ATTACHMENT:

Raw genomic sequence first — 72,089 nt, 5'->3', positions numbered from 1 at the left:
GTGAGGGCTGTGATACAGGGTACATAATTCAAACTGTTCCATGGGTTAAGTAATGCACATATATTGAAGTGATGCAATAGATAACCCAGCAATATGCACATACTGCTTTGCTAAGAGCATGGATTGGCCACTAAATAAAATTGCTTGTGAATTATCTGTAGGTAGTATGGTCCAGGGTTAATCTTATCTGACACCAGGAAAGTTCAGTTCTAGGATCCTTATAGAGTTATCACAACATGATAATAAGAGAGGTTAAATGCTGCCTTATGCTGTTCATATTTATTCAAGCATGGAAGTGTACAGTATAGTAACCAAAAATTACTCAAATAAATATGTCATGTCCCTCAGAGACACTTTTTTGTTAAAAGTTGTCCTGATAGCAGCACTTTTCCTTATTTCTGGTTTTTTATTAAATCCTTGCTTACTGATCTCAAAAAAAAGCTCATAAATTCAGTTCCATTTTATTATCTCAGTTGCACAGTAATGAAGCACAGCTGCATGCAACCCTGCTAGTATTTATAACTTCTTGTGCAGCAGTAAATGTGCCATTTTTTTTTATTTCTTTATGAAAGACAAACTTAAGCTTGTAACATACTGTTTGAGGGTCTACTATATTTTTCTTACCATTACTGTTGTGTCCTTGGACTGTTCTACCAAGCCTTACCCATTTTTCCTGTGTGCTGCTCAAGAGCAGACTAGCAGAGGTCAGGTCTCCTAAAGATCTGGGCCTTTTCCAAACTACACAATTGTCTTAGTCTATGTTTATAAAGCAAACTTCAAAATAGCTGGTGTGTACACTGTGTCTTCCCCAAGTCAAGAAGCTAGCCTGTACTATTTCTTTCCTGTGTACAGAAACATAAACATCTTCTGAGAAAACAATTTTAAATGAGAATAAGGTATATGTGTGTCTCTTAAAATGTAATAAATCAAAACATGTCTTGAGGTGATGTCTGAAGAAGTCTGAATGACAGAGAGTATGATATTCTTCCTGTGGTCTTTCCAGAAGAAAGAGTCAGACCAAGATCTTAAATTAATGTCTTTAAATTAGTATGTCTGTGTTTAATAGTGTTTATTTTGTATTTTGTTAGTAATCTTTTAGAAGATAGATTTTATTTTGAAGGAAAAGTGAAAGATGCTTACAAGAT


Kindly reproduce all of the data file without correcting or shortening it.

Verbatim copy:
Raw genomic sequence first — 72,089 nt, 5'->3', positions numbered from 1 at the left:
GTGAGGGCTGTGATACAGGGTACATAATTCAAACTGTTCCATGGGTTAAGTAATGCACATATATTGAAGTGATGCAATAGATAACCCAGCAATATGCACATACTGCTTTGCTAAGAGCATGGATTGGCCACTAAATAAAATTGCTTGTGAATTATCTGTAGGTAGTATGGTCCAGGGTTAATCTTATCTGACACCAGGAAAGTTCAGTTCTAGGATCCTTATAGAGTTATCACAACATGATAATAAGAGAGGTTAAATGCTGCCTTATGCTGTTCATATTTATTCAAGCATGGAAGTGTACAGTATAGTAACCAAAAATTACTCAAATAAATATGTCATGTCCCTCAGAGACACTTTTTTGTTAAAAGTTGTCCTGATAGCAGCACTTTTCCTTATTTCTGGTTTTTTATTAAATCCTTGCTTACTGATCTCAAAAAAAAGCTCATAAATTCAGTTCCATTTTATTATCTCAGTTGCACAGTAATGAAGCACAGCTGCATGCAACCCTGCTAGTATTTATAACTTCTTGTGCAGCAGTAAATGTGCCATTTTTTTTTATTTCTTTATGAAAGACAAACTTAAGCTTGTAACATACTGTTTGAGGGTCTACTATATTTTTCTTACCATTACTGTTGTGTCCTTGGACTGTTCTACCAAGCCTTACCCATTTTTCCTGTGTGCTGCTCAAGAGCAGACTAGCAGAGGTCAGGTCTCCTAAAGATCTGGGCCTTTTCCAAACTACACAATTGTCTTAGTCTATGTTTATAAAGCAAACTTCAAAATAGCTGGTGTGTACACTGTGTCTTCCCCAAGTCAAGAAGCTAGCCTGTACTATTTCTTTCCTGTGTACAGAAACATAAACATCTTCTGAGAAAACAATTTTAAATGAGAATAAGGTATATGTGTGTCTCTTAAAATGTAATAAATCAAAACATGTCTTGAGGTGATGTCTGAAGAAGTCTGAATGACAGAGAGTATGATATTCTTCCTGTGGTCTTTCCAGAAGAAAGAGTCAGACCAAGATCTTAAATTAATGTCTTTAAATTAGTATGTCTGTGTTTAATAGTGTTTATTTTGTATTTTGTTAGTAATCTTTTAGAAGATAGATTTTATTTTGAAGGAAAAGTGAAAGATGCTTACAAGAT